Many software companies are moving to a “Software as a Service” model, or SaaS. In some cases you do not have to install the software on your server or PC- you simply have access to the as a pay as you go model for only the license and features you use. Other companies will license your installed applications via SaaS.
An example is the Google Search Engine – a massive, free cloud application. Google’s online ability to search billions of web sites and content in seconds then to deliver the results to your computer far exceeds the ability of your PC. Another example is Facebook. This application allows you to post pictures, play games online, and connect with family or friends in real time. All without having to install those applications on your computer. There are of course other cloud applications that are not free.
With the relatively recent introduction of cloud-based office applications like Office 365, Google Apps and thousands of other SaaS applications, it is becoming unnecessary for some businesses to purchase and maintain an onsite server. Today’s companies can host multiple applications including data, e-mail, and other functions on “the cloud”. Put simply, that means that applications are stored offsite in a highly secure location with a company that has far more power and resources than small businesses have available to them. To top it off, devices are getting cheaper and internet connectivity is getting stronger and faster, cloud computing is suddenly a very smart, viable option for small businesses.
Here are some benefits to cloud computing:
- Eliminates the need for expensive server upgrades and allows you to use cheaper devices to get the same work done.
- Frees you to access applications from any device and any location. All you need is an internet connection.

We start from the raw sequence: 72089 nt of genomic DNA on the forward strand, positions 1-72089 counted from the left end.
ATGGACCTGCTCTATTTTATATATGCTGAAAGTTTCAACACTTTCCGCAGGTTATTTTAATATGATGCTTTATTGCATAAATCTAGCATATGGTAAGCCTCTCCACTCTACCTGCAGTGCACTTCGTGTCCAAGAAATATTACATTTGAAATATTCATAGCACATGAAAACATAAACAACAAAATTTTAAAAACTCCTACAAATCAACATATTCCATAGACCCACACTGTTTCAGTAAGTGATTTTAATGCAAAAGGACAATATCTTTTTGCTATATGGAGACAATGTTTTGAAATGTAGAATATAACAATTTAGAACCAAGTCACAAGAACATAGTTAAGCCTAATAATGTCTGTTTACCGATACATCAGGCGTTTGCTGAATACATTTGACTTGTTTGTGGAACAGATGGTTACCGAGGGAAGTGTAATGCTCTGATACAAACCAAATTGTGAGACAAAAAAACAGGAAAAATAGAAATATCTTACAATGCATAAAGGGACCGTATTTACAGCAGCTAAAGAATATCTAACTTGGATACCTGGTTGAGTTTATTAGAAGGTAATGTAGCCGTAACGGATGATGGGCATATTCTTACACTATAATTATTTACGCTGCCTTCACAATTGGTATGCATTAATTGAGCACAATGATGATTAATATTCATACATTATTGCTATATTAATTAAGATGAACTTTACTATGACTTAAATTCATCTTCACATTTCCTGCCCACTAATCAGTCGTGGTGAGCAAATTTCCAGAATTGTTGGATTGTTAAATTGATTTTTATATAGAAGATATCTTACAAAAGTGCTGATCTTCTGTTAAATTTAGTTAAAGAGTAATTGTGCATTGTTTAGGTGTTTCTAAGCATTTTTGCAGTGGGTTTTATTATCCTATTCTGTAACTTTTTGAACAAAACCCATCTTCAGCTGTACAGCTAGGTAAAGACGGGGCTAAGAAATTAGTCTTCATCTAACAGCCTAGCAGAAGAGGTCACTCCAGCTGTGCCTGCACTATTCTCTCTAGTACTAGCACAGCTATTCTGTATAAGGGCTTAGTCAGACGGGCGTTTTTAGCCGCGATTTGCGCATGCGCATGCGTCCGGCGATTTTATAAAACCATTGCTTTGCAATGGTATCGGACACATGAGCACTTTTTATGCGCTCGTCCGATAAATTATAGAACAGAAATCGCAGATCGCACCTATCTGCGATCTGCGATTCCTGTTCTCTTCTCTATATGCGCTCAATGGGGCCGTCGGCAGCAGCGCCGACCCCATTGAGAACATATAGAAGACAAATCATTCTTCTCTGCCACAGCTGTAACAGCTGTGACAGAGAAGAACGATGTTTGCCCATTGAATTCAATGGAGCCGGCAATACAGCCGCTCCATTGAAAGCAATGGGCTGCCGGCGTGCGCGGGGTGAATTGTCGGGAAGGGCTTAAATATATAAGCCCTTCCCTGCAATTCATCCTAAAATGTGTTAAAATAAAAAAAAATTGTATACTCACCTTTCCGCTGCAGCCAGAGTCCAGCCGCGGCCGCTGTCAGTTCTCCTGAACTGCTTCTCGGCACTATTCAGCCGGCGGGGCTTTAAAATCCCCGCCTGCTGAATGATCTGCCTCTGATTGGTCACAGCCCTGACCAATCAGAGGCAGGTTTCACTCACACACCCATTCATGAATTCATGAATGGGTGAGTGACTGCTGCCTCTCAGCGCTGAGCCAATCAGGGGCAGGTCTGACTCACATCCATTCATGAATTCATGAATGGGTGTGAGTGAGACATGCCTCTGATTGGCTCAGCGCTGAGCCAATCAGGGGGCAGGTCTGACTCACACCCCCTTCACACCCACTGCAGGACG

- Built-in disaster recovery and business continuity.
- You will only pay for what you need and use.
If you are considering moving your data to “The Cloud”, make sure to look over these 5 tips before going through with it:
- Back it up! – Migrating data to any new location can come with complications and make a mess of your data. Make sure you have a good, recent backup of everything before you switch over.
- Maintain an on-site copy – Moving to the cloud may seem scary, but there are ways to help mitigate that fear (and risk) by keeping a local, on-site copy of your data and network images on a NAS (network attached storage) device. That way you have a local copy in addition to the working cloud copy just in case the cloud data is lost.
- Have a backup plan to access the internet – The most common questions about moving IT to the cloud is “What if the internet goes down?” To not have that worry, have a business-class internet connection as your initial and main way to connect to the internet, and then also have a second internet connection service as a backup.
- Use moving as an opportunity to go through things – You could just copy and paste all your data from your local devices to the cloud, but that would be a large waste of this opportunity to reevaluate the structure and organization of data? This might include going over your file organizational structure, updating permission levels, and even archiving old files and data that are cluttering up your server currently and costing you money for storage.
- Phase the Move – Do not try to migrate everything all at once, that is more likely going to cause missed information. Creating a transition plan and putting it in place will help with the flow of moving things over. Make sure you move your files in small amounts, so the changes are easy to take in for your clients and employees as the move progresses. This also helps you feel out what working with the cloud will be like before everything is transferred.
Is Cloud Computing the right choice for you? While there are a ton of benefits to cloud computing, it is not right for every company. Some applications do not play well in the cloud. You need commercial-grade Internet connectivity, and some functions, like working with big graphics files, are better kept local or the slowness may be frustrating. However, in most cases, parts of your computer network can easily be put in the cloud to save you money and give you better service. So, before you donate all your servers and make the switch, it is important you talk to someone who can help you honestly assess your unique situation and tell you the pros and cons of making the switch to cloud computing.
Call us today to schedule your Cloud readiness.